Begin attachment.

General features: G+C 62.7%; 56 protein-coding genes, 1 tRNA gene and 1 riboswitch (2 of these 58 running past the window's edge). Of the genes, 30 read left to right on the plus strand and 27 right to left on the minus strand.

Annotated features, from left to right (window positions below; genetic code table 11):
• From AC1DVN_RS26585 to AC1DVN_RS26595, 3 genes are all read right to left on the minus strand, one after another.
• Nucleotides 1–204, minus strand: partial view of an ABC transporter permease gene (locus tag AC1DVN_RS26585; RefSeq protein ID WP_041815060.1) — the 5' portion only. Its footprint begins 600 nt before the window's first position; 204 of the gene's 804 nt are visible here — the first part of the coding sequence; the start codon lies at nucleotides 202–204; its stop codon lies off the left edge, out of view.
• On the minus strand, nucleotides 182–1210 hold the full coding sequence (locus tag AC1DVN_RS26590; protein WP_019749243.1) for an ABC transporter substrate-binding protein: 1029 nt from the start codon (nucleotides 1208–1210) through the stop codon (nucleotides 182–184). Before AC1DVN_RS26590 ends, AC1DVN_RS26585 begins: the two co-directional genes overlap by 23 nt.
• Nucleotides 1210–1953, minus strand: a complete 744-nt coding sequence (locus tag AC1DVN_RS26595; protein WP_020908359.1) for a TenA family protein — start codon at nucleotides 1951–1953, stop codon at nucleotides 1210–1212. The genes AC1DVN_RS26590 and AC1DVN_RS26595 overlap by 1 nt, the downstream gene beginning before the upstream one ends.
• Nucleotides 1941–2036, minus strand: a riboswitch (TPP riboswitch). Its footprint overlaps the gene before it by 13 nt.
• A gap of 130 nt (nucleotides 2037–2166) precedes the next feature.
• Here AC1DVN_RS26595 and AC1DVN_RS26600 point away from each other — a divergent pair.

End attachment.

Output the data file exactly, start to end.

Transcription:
General features: G+C 62.7%; 56 protein-coding genes, 1 tRNA gene and 1 riboswitch (2 of these 58 running past the window's edge). Of the genes, 30 read left to right on the plus strand and 27 right to left on the minus strand.

Annotated features, from left to right (window positions below; genetic code table 11):
• From AC1DVN_RS26585 to AC1DVN_RS26595, 3 genes are all read right to left on the minus strand, one after another.
• Nucleotides 1–204, minus strand: partial view of an ABC transporter permease gene (locus tag AC1DVN_RS26585; RefSeq protein ID WP_041815060.1) — the 5' portion only. Its footprint begins 600 nt before the window's first position; 204 of the gene's 804 nt are visible here — the first part of the coding sequence; the start codon lies at nucleotides 202–204; its stop codon lies off the left edge, out of view.
• On the minus strand, nucleotides 182–1210 hold the full coding sequence (locus tag AC1DVN_RS26590; protein WP_019749243.1) for an ABC transporter substrate-binding protein: 1029 nt from the start codon (nucleotides 1208–1210) through the stop codon (nucleotides 182–184). Before AC1DVN_RS26590 ends, AC1DVN_RS26585 begins: the two co-directional genes overlap by 23 nt.
• Nucleotides 1210–1953, minus strand: a complete 744-nt coding sequence (locus tag AC1DVN_RS26595; protein WP_020908359.1) for a TenA family protein — start codon at nucleotides 1951–1953, stop codon at nucleotides 1210–1212. The genes AC1DVN_RS26590 and AC1DVN_RS26595 overlap by 1 nt, the downstream gene beginning before the upstream one ends.
• Nucleotides 1941–2036, minus strand: a riboswitch (TPP riboswitch). Its footprint overlaps the gene before it by 13 nt.
• A gap of 130 nt (nucleotides 2037–2166) precedes the next feature.
• Here AC1DVN_RS26595 and AC1DVN_RS26600 point away from each other — a divergent pair.